The year 2023 (scarily) will be here before we know it. This is also the year that Uber has affixed its flying taxi service launch. So in the spirit of getting ahead of customer expectations, here are four current technological trends that may soon impact the CX mapping at enterprise brands.

1. Social Messaging channels will be customers go-to option for support

The messaging revolution isn’t coming–it’s very much already here. As much as half the world’s population–3.6 billion people–already have at least one messaging app on their smartphone, and they expect to receive support from businesses there. 

Thirty-seven percent of consumers have used digital care channels like messaging apps for support, and 100 percent of them expect the experience to be seamless. It’s clear that brands who want to take their customers seriously in 2018 must embrace Social Messaging platforms within their customer support stack.

For big brands, change isn’t always easy, but the switch to Social Messaging already has a lot of momentum. For Conversocial partner Volaris Airlines, who are replacing traditional "Live Chat" with Messenger Customer Chat, the benefits are already beginning to show. With Facebook Messenger now accounting for nearly 59% of Volaris' total messaging volume, the airline's case study reveals the numerous efficiency and experiential gains of Social Messaging as a customer care channel:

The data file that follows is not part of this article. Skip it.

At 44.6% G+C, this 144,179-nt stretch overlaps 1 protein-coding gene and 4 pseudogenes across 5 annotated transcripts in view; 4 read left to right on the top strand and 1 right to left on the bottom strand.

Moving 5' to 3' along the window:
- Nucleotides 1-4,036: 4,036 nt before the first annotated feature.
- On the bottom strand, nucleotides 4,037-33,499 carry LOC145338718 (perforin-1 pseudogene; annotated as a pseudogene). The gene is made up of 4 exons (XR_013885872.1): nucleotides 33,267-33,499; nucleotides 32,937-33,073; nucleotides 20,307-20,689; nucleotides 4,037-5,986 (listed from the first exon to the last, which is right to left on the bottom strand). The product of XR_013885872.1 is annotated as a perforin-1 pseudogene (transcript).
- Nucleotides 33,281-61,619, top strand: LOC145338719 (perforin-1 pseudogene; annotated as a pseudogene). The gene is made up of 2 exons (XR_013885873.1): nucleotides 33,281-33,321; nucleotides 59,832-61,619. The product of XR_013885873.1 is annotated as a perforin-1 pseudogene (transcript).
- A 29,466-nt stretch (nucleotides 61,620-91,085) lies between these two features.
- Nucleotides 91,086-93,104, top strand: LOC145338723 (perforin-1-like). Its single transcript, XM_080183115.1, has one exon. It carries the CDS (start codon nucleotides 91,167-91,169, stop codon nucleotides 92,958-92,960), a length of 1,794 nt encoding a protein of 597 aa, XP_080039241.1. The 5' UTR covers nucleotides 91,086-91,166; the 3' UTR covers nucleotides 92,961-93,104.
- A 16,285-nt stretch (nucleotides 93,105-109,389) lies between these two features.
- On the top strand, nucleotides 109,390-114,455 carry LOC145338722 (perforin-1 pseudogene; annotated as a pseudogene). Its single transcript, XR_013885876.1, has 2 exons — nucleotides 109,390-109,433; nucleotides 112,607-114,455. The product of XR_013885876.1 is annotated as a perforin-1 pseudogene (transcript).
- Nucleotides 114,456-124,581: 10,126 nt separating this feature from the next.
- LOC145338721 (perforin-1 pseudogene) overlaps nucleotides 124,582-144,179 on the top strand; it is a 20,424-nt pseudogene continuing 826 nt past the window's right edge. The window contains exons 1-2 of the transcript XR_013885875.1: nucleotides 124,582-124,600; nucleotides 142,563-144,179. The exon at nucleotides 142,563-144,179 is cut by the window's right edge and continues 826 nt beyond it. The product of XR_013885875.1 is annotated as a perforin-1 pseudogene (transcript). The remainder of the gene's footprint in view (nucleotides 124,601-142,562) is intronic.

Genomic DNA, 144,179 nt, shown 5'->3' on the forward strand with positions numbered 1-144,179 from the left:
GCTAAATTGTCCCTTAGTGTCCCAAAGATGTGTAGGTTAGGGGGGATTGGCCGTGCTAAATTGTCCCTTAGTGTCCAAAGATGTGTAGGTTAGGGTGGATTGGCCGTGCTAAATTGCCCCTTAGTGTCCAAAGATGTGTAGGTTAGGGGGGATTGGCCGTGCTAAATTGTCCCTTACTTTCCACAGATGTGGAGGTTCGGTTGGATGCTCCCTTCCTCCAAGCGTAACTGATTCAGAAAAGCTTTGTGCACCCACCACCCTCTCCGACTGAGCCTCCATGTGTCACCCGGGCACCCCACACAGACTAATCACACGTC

1. Average Handling Time has been reduced by 29%, as agents are able to handle up-to 5 conversations simultaneously on Messenger customer chat compared to 2 conversations via live chat and 1 via phone
  2. Agent Response Time has been reduced by 43% and First Response Time has been reduced by 78%
  3. Most impressively, cost per interaction via Messenger is 83% more cost effective over other channels in the Volaris contact center

In 2023, Social Messaging support on Messenger, WhatsApp, WeChat, Apple Business Chat and more will be the de facto channel where customers expect assistance.

The future of customer support is Social Messaging. Read The Rise of Messaging .

2. Consumers will expect breezy, cashless transactions

We’re quickly moving toward a post-cash world. A 2017 survey by U.S. Bank found that half of consumers in the U.S. never carry more than $20. Instead, they prefer credit cards and increasingly, alternative payments through smartphone apps and digital wallets like Apple Pay, Android Pay, and PayPal.

Already, alternative payments account for more than half of all global commerce and will grow to 64 percent of all transactions by 2020 according to research firm yStats. By 2023, consumers will look at brands sideways if they demand a cash payment or force buyers to insert a plastic credit card. Instead, consumers will expect tap-to-pay ease and fingerprint-grade security.